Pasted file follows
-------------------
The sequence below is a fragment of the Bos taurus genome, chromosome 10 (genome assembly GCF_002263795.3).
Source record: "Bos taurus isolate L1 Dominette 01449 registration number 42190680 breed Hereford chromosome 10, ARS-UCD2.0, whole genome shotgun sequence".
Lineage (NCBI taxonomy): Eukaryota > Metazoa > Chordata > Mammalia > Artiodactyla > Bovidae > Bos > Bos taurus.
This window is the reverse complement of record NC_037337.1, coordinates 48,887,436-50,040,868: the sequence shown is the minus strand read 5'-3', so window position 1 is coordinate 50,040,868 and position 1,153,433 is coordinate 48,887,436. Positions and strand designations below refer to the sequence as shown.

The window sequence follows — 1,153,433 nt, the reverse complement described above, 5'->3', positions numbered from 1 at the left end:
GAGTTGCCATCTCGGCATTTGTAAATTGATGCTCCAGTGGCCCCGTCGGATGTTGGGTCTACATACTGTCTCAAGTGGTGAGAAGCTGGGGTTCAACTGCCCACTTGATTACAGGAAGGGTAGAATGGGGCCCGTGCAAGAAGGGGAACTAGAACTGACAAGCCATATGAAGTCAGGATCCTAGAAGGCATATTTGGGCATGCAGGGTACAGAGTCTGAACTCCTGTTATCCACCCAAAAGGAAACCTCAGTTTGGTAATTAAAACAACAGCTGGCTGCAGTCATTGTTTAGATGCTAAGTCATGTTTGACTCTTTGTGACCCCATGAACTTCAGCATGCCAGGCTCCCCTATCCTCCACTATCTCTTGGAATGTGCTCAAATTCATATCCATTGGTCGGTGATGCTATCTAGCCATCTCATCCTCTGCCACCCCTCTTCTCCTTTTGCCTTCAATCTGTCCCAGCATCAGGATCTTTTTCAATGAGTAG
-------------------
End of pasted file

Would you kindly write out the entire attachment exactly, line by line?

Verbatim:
The sequence below is a fragment of the Bos taurus genome, chromosome 10 (genome assembly GCF_002263795.3).
Source record: "Bos taurus isolate L1 Dominette 01449 registration number 42190680 breed Hereford chromosome 10, ARS-UCD2.0, whole genome shotgun sequence".
Lineage (NCBI taxonomy): Eukaryota > Metazoa > Chordata > Mammalia > Artiodactyla > Bovidae > Bos > Bos taurus.
This window is the reverse complement of record NC_037337.1, coordinates 48,887,436-50,040,868: the sequence shown is the minus strand read 5'-3', so window position 1 is coordinate 50,040,868 and position 1,153,433 is coordinate 48,887,436. Positions and strand designations below refer to the sequence as shown.

The window sequence follows — 1,153,433 nt, the reverse complement described above, 5'->3', positions numbered from 1 at the left end:
GAGTTGCCATCTCGGCATTTGTAAATTGATGCTCCAGTGGCCCCGTCGGATGTTGGGTCTACATACTGTCTCAAGTGGTGAGAAGCTGGGGTTCAACTGCCCACTTGATTACAGGAAGGGTAGAATGGGGCCCGTGCAAGAAGGGGAACTAGAACTGACAAGCCATATGAAGTCAGGATCCTAGAAGGCATATTTGGGCATGCAGGGTACAGAGTCTGAACTCCTGTTATCCACCCAAAAGGAAACCTCAGTTTGGTAATTAAAACAACAGCTGGCTGCAGTCATTGTTTAGATGCTAAGTCATGTTTGACTCTTTGTGACCCCATGAACTTCAGCATGCCAGGCTCCCCTATCCTCCACTATCTCTTGGAATGTGCTCAAATTCATATCCATTGGTCGGTGATGCTATCTAGCCATCTCATCCTCTGCCACCCCTCTTCTCCTTTTGCCTTCAATCTGTCCCAGCATCAGGATCTTTTTCAATGAGTAG